Bush utilized Reagan in 1988 to persuade an unwilling Baker to leave the Treasury Department to again become Bush’s campaign manager, when Bush began far behind Michael Dukakis. Baker withheld no punches in a campaign famous for the Willy Horton ad tying the Massachusetts governor to a paroled rapist murderer. In 1992, Bush again implored his friend to step away from the State Department, which he loved, to manage another underdog campaign, which this time failed against Bill Clinton. Bush’s defeat was the worst, as a vote percentage, for any sitting president since William Taft. Some Bush family and friends, mostly unfairly, faulted Baker’s lack of enthusiasm.
Baker’s final campaign role was in 2000, when the Bush family asked him to manage their team in contested Florida, which Bush officially won by only hundreds of votes, prompting calls for endless recounts. A hard-nosed Baker took no prisoners, in contrast to Al Gore’s initial envoy, a more decorous former Secretary of State Warren Christopher. Baker accurately assumed from the start that the U.S. Supreme Court would settle the outcome.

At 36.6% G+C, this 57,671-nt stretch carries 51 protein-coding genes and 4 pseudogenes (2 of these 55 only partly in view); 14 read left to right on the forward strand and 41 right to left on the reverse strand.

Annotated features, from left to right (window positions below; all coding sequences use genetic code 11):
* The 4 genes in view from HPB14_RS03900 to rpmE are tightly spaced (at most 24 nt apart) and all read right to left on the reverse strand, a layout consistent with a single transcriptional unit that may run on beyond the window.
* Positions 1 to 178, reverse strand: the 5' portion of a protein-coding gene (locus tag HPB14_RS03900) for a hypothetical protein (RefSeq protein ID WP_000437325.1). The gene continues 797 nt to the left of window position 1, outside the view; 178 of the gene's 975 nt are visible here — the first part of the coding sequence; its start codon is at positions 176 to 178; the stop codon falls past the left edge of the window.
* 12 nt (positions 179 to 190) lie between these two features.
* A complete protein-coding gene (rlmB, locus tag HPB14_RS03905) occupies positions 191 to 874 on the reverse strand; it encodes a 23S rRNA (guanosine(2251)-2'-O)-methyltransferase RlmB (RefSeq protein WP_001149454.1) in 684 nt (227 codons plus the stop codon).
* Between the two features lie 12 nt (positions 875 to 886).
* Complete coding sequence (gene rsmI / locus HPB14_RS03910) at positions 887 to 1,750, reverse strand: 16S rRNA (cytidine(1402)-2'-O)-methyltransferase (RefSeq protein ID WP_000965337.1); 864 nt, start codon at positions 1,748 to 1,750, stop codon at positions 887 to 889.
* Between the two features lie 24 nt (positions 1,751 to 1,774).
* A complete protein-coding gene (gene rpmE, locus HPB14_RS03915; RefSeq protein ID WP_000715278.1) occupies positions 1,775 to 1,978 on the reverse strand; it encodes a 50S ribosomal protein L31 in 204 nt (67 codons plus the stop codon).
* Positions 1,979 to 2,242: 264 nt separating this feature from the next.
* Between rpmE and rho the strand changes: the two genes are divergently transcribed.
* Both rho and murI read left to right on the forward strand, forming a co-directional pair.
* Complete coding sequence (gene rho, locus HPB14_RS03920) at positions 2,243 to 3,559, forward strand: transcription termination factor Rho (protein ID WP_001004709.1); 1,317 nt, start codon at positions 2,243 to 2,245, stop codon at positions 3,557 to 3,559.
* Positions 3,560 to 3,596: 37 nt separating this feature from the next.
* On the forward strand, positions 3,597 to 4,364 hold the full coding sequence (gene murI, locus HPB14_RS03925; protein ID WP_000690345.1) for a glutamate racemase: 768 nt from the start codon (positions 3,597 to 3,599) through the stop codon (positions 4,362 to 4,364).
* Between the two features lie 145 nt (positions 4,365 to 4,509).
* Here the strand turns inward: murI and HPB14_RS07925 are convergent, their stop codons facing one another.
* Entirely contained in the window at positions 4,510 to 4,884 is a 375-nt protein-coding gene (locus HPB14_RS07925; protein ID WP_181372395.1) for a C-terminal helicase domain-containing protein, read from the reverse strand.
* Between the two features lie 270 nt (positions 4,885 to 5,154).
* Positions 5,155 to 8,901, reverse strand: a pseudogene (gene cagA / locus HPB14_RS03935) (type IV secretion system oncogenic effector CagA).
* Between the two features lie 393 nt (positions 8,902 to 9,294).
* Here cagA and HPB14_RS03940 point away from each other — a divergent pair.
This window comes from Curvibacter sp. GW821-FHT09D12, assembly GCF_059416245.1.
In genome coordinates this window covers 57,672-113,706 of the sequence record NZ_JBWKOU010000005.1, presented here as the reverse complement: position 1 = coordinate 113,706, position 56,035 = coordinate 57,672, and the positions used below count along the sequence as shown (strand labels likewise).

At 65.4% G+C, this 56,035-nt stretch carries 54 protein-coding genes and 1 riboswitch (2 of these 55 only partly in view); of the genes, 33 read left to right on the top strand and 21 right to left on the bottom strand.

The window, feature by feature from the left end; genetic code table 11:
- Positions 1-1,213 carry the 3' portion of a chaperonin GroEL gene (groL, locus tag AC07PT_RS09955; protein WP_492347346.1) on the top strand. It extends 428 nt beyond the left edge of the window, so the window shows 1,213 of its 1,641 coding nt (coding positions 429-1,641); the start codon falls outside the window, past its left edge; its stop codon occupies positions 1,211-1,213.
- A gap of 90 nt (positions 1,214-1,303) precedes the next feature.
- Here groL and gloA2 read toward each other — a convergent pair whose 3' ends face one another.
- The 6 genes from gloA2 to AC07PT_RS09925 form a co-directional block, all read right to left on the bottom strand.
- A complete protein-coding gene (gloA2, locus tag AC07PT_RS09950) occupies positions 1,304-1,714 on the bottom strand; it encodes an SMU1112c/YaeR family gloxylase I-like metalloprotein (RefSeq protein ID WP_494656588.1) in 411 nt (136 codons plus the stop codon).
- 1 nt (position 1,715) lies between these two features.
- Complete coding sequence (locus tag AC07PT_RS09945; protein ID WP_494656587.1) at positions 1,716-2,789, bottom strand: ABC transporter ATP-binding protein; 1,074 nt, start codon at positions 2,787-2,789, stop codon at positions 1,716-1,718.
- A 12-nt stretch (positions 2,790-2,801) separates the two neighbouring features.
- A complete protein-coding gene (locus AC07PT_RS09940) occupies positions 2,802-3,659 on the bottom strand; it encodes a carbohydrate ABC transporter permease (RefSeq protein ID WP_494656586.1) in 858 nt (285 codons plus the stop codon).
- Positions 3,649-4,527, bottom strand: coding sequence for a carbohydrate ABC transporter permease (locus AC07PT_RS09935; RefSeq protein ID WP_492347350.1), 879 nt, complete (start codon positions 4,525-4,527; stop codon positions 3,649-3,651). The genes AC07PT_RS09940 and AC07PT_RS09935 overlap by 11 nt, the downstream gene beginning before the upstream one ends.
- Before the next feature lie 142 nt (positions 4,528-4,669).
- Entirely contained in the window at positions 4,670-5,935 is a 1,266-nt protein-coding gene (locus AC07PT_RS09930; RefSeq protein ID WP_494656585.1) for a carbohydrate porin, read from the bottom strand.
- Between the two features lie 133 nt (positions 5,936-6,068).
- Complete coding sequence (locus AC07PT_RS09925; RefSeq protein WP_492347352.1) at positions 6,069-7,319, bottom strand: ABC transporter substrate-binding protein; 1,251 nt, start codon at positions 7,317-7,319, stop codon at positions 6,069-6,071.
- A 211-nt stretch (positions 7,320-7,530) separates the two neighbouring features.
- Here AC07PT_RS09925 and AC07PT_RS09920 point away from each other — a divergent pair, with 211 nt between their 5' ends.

This skill for hardnosed negotiation came to Baker naturally, as he was the son, grandson, and great grandson of prominent and successful Houston attorneys. Baker was born to wealth and privilege but had his share of sufferings, chiefly the death of his first wife by cancer, leaving him a widower with four young sons. He married his second wife, Susan, who already had three children, and with her had one additional child. A loving but frequently absent father, Baker’s sons suffered from addictions and other troubles. Baker delegated parenting to Susan across his service in three presidential administrations.
Wherever Baker landed he accumulated trust, responsibility, power, and resentment. Many conservatives abhorred his prominence in the Reagan Administration, believing he was a wily political moderate who subverted Reagan’s conservatism. But he retained the trust of both Reagans, especially Nancy, who esteemed competence over ideology. Baker was a conventional wealthy Texas conservative who was supremely pragmatic. He sought to escape the exacting role of White House chief of staff to become National Security Advisor, which conservative Reaganites blocked. Almost certainly in that role Baker would have averted the covert sale of arms to Iran that exploded into the Iran-Contra Scandal, which nearly wrecked Reagan’s second term.